Providing a Secure, Well-Governed Environment for Citizen Developer Success
The Blue Prism Robotic Operating Model (ROM), actively used by Blue Prism clients for over a decade, prescribes the empowering and educating of individuals (Citizen Developers) across the organization so that they can create new automations. In alignment with the ROM, there are four core pillars that need to be in place to ensure successful citizen-led development, and this blog will cover the last two.
Establishing a Citizen-Led Development Model
Security and Compliance
Blue Prism automations are often used for business-critical processes, and therefore the ability to appropriately secure automation design activities is taken very seriously.
Establishing the appropriate security and compliance in a citizen-led development model involves several key activities performed by the CoE, including:
- Defining access rights and privileges for users across development, test and production environments
- Implementing “multi-team environment”
- Creating Digital Worker and user credentials
- Establishing access to target applications for Citizen Developers and Digital Workers
Citizen Developers collectively or within Business Units can be set up to leverage Blue Prism’s Role Based Access Control. This capability enables organizations to model increasingly complex security configurations within Blue Prism by extending the existing role-based access controls to enable element-level permissions. This facilitates organizations sharing Blue Prism assets, such as Business Objects and Runtime Resources, with multiple teams within a given Blue Prism environment by allowing permissions to be assigned not only based on the type of asset but also based on the hierarchical structure of the assets.
Governance, which is covered extensively in the ROM, is critical to the success of a citizen-led development program. The CoE plays a key role in defining the strategy, governance, service and delivery model as well as providing tools for success. Then on an ongoing basis the CoE helps improve skills and best practices. This enables the Citizen Developers to identify and assess processes in line with the CoE’s guidance and governance as well as deliver automations in accordance with best practices and standards.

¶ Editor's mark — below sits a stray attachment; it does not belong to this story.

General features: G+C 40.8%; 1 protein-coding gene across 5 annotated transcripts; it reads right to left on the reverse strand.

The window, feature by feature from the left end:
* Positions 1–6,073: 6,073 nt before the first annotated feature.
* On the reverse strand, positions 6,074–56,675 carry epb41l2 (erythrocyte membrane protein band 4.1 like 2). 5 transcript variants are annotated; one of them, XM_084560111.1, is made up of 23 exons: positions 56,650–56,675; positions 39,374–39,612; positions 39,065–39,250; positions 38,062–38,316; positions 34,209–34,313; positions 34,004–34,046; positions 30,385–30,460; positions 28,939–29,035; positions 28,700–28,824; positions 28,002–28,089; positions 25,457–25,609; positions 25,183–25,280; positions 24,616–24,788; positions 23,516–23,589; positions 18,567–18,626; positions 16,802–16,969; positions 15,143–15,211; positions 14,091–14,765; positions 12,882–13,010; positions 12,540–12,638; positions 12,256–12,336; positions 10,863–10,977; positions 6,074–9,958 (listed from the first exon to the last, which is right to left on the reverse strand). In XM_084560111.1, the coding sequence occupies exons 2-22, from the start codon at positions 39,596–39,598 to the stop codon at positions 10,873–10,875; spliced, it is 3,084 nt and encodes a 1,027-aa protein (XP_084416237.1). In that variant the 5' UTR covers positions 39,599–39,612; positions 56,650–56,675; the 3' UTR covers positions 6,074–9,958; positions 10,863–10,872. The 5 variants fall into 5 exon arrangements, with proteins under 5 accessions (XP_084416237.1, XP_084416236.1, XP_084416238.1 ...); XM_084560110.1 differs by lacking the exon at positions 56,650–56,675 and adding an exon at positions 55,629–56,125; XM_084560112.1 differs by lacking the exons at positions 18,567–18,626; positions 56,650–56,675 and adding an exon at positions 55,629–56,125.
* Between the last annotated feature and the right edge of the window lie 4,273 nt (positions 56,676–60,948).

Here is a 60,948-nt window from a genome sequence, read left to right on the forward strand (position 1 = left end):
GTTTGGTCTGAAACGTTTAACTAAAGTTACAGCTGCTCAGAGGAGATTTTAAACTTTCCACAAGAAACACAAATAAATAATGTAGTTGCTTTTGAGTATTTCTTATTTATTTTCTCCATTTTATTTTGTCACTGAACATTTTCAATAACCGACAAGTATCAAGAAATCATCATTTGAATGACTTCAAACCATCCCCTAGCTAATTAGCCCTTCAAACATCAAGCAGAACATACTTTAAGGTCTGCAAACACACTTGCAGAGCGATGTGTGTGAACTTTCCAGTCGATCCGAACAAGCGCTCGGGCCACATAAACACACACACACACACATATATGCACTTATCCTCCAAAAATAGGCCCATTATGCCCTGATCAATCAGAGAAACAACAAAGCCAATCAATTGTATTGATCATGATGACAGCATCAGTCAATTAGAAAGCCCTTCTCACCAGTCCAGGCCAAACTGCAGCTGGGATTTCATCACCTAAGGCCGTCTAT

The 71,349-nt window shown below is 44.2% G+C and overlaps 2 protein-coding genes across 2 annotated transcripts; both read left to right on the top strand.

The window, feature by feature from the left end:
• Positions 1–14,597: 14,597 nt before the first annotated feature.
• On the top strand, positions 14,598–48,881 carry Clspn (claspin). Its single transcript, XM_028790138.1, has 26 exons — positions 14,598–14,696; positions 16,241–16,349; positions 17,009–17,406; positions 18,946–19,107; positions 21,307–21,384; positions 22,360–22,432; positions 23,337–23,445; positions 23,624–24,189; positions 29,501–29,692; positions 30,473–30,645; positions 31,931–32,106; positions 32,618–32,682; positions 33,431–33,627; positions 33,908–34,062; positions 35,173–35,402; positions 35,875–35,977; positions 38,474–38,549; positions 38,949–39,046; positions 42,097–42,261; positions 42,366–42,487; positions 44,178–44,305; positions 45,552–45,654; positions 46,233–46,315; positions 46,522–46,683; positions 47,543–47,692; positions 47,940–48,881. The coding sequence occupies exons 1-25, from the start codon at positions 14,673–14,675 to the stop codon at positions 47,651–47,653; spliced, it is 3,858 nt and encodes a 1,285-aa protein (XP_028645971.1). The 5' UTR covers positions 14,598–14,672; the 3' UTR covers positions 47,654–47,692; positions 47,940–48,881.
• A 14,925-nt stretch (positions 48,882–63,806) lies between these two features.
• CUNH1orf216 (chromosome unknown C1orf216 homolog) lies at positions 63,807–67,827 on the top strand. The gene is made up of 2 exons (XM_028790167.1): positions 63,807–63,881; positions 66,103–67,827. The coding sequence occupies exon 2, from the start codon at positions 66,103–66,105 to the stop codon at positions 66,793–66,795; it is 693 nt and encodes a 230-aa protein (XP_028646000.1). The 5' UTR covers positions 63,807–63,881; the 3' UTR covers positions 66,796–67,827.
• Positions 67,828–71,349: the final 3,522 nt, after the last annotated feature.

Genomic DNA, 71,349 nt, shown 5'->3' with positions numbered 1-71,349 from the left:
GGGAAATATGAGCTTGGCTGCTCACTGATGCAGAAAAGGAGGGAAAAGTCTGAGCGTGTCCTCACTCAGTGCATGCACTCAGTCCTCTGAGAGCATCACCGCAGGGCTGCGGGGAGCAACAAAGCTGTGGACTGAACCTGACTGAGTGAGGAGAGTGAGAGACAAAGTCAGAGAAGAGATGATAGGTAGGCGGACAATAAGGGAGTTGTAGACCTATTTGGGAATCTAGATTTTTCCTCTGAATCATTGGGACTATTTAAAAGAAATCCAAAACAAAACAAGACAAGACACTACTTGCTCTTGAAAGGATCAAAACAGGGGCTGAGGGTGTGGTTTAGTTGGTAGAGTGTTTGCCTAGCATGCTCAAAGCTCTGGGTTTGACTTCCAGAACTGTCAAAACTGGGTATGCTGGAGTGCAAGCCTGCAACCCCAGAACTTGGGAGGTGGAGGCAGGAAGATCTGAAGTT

The Governance Framework, at a minimum, should include these components:
Automation Methodology and Toolkit
- Well-defined SLDC with training made available to Citizen Developers
- Tools/templates for deliverables
- Stage gate reviews at Discovery and Definition, Design, Testing and Deployment
- Deployment and governance/hand-off mechanism
Design Authority and Quality Control
- Design authority that ensures that all solutions are being built to standards and methods, utilizing any shared objects available
- Regular checkpoints from the COE with the citizen-led delivery teams to ensure projects are on track
- Citizen-led delivery team access to the COE for technical excellence and expertise
- Community of practices and method sharing in place to help upskill Citizen Developers
Care and Feeding
- A clear change management approach that mitigates business and system changes through the automation landscape within the organisation
- Regular performance check and feedback on the digital workforce in the live environment so that the integrity of the RPA platform and brand is upheld
- Working groups to enable RPA Citizen Developers and the COE to meet regularly to discuss issues and resolve escalations
In some cases, a Citizen Developer may create an automation that proves to be useful to hundreds or even thousands of employees, making it a candidate for an enterprise solution. However, distributing a personal citizen-built automation to thousands of employees introduces risk, so it is critical for the CoE to review/refine/test the automation before it is widely distributed. A CoE developer should also ensure that best practices have been followed, such as including the proper exception handling for a variety of issues.